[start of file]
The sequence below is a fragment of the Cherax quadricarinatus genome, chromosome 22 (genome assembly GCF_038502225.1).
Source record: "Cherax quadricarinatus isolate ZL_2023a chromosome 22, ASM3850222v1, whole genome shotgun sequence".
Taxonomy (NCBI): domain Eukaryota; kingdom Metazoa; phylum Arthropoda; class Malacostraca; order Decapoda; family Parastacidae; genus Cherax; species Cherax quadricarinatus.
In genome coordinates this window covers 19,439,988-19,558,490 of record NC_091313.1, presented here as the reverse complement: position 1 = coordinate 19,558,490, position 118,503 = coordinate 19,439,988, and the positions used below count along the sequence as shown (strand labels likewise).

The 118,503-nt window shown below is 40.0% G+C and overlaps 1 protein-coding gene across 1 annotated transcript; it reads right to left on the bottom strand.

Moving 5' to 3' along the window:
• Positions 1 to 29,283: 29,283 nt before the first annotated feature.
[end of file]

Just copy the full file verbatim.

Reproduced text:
The sequence below is a fragment of the Cherax quadricarinatus genome, chromosome 22 (genome assembly GCF_038502225.1).
Source record: "Cherax quadricarinatus isolate ZL_2023a chromosome 22, ASM3850222v1, whole genome shotgun sequence".
Taxonomy (NCBI): domain Eukaryota; kingdom Metazoa; phylum Arthropoda; class Malacostraca; order Decapoda; family Parastacidae; genus Cherax; species Cherax quadricarinatus.
In genome coordinates this window covers 19,439,988-19,558,490 of record NC_091313.1, presented here as the reverse complement: position 1 = coordinate 19,558,490, position 118,503 = coordinate 19,439,988, and the positions used below count along the sequence as shown (strand labels likewise).

The 118,503-nt window shown below is 40.0% G+C and overlaps 1 protein-coding gene across 1 annotated transcript; it reads right to left on the bottom strand.

Moving 5' to 3' along the window:
• Positions 1 to 29,283: 29,283 nt before the first annotated feature.